Home, Musings of ordinary life

What’s your concept of HOME?

For us; “It’s a feeling, not a place.”

It’s now nearing the time for this blogger and her squire to be hopping on a plane to head on downunder.  No, not Australia, you know that small island below Australia, that makes up for its size by making a significant impact on the world in more ways than one.  Yes, that’s right I am talking about New Zealand or Aotearoa, which is translated as “The Land of the Long White Cloud”.  Which means is it does have unpredictable weather!  Though so much more to like than dislike.  If you had not guessed, we are very proud to call ourselves New Zealanders.

With our yearly return, the whole concept of home has got me thinking how my idea of  “what and where home is” has changed and evolved over my life as our world has slowly expanded. This is more so now that the Squire and I change “homes” quite regularly.  Nowadays we pack up our things for a new country on a regular basis, and each time we feel at home, a new home of sorts.

The image of “home” for us now means so many different things.

Such as:

  • Having a cuppa and chat with family or friends wherever they may live.
  • Strolling down a beach in various locations in New Zealand.

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  • It’s housesitting for three months in a small commune in Northern France.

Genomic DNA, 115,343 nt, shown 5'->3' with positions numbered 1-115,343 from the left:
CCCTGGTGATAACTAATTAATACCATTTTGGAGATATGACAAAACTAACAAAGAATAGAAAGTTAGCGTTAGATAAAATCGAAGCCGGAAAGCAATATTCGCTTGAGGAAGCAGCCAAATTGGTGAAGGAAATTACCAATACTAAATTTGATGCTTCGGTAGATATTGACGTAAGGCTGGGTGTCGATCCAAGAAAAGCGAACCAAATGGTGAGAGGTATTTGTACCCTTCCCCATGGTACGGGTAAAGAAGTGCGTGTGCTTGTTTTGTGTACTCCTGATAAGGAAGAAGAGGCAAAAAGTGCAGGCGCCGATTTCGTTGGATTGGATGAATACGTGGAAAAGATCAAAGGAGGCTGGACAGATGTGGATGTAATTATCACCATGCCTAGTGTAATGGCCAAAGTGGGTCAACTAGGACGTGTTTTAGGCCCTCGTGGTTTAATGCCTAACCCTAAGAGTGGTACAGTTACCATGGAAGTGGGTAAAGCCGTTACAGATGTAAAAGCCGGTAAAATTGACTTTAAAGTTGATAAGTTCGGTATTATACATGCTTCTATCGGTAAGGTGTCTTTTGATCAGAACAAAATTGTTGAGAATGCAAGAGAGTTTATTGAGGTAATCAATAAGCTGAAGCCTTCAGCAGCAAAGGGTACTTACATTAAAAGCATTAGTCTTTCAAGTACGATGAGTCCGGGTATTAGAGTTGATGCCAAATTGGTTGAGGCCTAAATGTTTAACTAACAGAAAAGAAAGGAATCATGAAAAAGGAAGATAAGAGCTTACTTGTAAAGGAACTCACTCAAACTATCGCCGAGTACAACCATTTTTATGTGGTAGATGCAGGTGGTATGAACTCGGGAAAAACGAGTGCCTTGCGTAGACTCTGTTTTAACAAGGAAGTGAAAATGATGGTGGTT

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  • Visiting a local Devon cafe for a scone and clotted cream.

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  • Walking a dog called Fudge down a cobbled lane or just to sit down enjoying the sun in Aubonne.

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  • The opportunity to capture a beautiful sunset in North Yorkshire.

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  • It’s listening to the regular ezan chants that echo through the streets in Daylan.

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  • Having a walk through the Dales in Northern Yorkshire or enjoying the sun with these two adorable dogs.

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  • Venturing to the local pub [never far away] for a pint somewhere in the UK.

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  • It’s cleaning out a natural swimming pool in the countryside near Norwich where we housesat during early summer in 2016.

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  • Carefully driving down the narrow lanes of Devon and Cornwall.
  • It’s sitting in the sunny Brittany countryside with Ria, the dog.

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  • It can be going to the local boulangerie for a croissant or baguette.